NFT art needs to build trust if it wants to become mainstream. The good news is that there is a simple solution.



According to the CEO of OpenSea, 80% of NFTs are made up of plagiarized or fake works. This incredible figure is only made more remarkable when considering the volume of transactions at play (50,000 a day).

For now, as it is still a highly speculative market, not dissimilar to gambling, buyers are willing to take their losses. But this "Russian roulette" spirit will become unacceptable as the market matures.

Whether analog or digital, the art marketplace is all about trust. Trust in the artist's reputation and trust that the art is original. If either is broken, the value of the artwork is nullified.

The problem with NFT

Since it cannot be altered, the blockchain is a perfect tool to certify and protect trust. It just has one limitation. What you can inscribe into it is very small. Thus the need for NFT. These contain all the information about an art transaction but nothing of it. Which means the actual art piece is located somewhere else. And usually not in a place of trust (IPFS) and where it can be easily replicated. And resold.

bored apes on rarible screenshot

For example, one could purchase a Bored Ape NFT on a marketplace like OpenSea, while the same Bored Ape could be sold on another marketplace. What protection has a buyer to certify that his version is the original? Today, none.

Of all the NFT transactions made today, none guarantees the exclusivity of a file. And while the NFT token offers proof of ownership, it is really only about itself. This means the NFT can only guarantee the ownership of the actual token, not of the art itself.

An unbreakable bond

All that needs to happen is for the art to contain its certification of uniqueness and link to the NFT. Imagine if an NFT was to be sold with the art containing a unique invisible watermark secured to that NFT. If and when the watermark is read, it would link it to one unique NFT. All other NFTs and associated copies would be easily identified as fakes/copies. It would enforce authenticity, uniqueness, and scarcity. And it would eliminate copymints. No watermark, not the original. 

Such technology exists and could easily be deployed today. With Imatag invisible watermarking, each file can get a unique invisible watermark associated with an NFT. Each copy of that file would have its own watermark and, when read, would point back to that unique NFT.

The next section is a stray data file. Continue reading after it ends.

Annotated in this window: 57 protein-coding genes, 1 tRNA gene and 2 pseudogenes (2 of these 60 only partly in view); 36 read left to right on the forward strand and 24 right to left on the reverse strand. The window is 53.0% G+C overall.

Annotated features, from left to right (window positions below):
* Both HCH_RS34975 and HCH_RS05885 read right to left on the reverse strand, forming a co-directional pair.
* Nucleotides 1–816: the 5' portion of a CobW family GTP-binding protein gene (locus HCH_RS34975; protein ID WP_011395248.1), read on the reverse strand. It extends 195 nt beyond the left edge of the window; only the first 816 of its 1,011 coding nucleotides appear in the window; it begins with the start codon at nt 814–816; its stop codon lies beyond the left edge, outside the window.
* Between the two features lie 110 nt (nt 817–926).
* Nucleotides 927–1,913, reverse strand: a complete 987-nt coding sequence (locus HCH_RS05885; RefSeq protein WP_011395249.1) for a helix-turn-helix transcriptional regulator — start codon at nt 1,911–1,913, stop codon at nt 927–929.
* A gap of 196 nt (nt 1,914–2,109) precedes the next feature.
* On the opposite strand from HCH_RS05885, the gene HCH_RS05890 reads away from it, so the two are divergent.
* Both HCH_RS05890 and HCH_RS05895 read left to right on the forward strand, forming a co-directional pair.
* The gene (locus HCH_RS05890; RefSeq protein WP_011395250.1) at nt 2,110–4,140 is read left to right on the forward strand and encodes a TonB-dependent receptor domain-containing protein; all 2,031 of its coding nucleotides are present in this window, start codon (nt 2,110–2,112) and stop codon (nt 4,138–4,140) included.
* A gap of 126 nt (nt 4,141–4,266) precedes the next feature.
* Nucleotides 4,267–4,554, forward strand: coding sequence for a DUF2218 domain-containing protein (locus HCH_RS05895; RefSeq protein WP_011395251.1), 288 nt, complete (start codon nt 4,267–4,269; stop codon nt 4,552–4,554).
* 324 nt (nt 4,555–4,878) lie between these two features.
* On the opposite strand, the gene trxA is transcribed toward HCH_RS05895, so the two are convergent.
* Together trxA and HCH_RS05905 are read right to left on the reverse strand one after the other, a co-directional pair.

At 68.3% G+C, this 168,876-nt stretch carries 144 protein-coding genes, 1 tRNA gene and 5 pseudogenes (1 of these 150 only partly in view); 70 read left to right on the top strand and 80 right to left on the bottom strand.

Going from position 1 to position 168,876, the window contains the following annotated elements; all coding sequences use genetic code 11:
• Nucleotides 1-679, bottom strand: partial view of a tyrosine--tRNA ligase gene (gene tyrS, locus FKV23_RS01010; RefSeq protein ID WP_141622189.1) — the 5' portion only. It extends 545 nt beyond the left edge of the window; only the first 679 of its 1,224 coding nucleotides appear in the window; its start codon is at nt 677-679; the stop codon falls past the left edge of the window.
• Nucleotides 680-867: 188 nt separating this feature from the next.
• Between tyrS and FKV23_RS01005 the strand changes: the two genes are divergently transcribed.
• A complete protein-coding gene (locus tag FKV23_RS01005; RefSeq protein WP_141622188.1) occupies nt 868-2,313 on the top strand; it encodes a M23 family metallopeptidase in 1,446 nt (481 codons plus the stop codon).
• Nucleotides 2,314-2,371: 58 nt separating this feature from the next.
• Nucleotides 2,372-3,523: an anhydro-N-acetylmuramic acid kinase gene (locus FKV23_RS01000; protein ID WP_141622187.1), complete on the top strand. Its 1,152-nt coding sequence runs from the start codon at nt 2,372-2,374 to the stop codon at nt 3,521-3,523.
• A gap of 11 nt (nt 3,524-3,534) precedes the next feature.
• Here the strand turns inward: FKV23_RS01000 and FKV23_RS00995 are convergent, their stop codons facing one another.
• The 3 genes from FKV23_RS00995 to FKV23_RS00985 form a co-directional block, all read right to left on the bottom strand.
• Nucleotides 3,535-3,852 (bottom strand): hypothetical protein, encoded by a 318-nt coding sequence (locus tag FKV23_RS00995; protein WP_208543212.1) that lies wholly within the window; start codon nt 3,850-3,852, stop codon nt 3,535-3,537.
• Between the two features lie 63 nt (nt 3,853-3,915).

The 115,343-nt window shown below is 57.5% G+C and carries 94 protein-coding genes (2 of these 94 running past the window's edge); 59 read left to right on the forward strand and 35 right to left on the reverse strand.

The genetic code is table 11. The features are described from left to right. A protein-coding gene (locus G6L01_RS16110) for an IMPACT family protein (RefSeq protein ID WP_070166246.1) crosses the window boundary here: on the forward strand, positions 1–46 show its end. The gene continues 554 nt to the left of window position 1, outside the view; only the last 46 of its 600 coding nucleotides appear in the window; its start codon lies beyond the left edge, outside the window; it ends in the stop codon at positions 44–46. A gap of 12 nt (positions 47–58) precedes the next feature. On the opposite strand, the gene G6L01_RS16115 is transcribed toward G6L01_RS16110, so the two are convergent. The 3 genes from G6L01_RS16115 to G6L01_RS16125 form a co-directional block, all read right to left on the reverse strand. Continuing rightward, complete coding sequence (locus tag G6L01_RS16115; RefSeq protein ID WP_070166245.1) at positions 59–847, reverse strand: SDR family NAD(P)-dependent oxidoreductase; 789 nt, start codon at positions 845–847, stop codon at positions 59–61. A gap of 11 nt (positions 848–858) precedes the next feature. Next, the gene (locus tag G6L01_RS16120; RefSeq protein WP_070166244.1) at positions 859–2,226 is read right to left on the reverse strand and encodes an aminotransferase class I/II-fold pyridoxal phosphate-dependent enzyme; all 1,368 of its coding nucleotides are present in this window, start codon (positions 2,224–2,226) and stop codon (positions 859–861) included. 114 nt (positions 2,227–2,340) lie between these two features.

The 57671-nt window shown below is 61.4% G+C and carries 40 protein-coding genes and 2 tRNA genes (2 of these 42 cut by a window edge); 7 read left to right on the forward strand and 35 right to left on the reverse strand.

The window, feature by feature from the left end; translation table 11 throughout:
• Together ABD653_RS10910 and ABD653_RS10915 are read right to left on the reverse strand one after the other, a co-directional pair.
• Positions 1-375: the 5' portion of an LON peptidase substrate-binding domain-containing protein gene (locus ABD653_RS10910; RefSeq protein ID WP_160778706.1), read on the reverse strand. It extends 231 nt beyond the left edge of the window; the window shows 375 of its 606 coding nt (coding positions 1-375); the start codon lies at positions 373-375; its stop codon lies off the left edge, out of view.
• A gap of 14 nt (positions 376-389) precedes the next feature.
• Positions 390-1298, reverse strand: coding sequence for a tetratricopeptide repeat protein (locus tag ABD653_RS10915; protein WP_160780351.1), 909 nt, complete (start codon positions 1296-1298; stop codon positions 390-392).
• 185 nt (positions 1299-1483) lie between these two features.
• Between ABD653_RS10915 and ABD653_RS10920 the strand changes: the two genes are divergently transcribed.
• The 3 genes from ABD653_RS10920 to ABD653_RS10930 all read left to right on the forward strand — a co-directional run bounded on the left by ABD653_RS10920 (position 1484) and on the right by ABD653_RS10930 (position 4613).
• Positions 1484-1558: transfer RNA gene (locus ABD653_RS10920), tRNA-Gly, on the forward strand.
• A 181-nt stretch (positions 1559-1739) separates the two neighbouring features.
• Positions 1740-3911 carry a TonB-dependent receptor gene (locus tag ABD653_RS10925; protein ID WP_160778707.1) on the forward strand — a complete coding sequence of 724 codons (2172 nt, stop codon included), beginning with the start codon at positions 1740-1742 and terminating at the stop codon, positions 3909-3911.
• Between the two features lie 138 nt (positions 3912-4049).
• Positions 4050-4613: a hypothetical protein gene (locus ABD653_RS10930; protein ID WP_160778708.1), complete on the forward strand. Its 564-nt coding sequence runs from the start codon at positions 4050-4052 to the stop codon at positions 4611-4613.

If someone tried to resell the art somewhere else by minting a new NFT, a simple watermark detection would prevent it. This existing solution would significantly deter and reduce NFT scams.

All sold NFT art could be centralized in a marketplace independent database for easy interrogation via an API. A quick similarity check would be made each time a new work is offered to any participating marketplace. If no matches are found, the offer transaction can proceed. However, if a match is found, the existing watermark is read, and the related information ( the original NFT) is displayed. The transaction is interrupted.

Rebuilding Trust


Deviant Art has recently announced the deployment of a similar initiative. But it, unfortunately, stops short of being truly effective. Using only plain image matching technology, it is bound to make frequent false-positive errors, creating a painful and unreliable experience for users. Only a watermark can return a 100% error-proof result.

The search can easily be extended beyond a database and run through the internet via web crawlers to increase the chances of finding a match. Historical indexes could be added to the database to increase speed.

Because buyers are the lifeblood of any business, it is critical to achieve their trust. With a unique watermarking process in place, all participating NFT marketplaces would regain credentials of high trust, guaranteeing buyers the originality, authenticity, and uniqueness of the work offered. 


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Paul Melcher

Paul Melcher

Entrepreneur, influencer, Paul has more than 20 years of experience in visual content licensing, technology innovations and entrepreneurship within world-renowned image companies and has been named by American Photo one of the “100 most influential individuals in american photography”.

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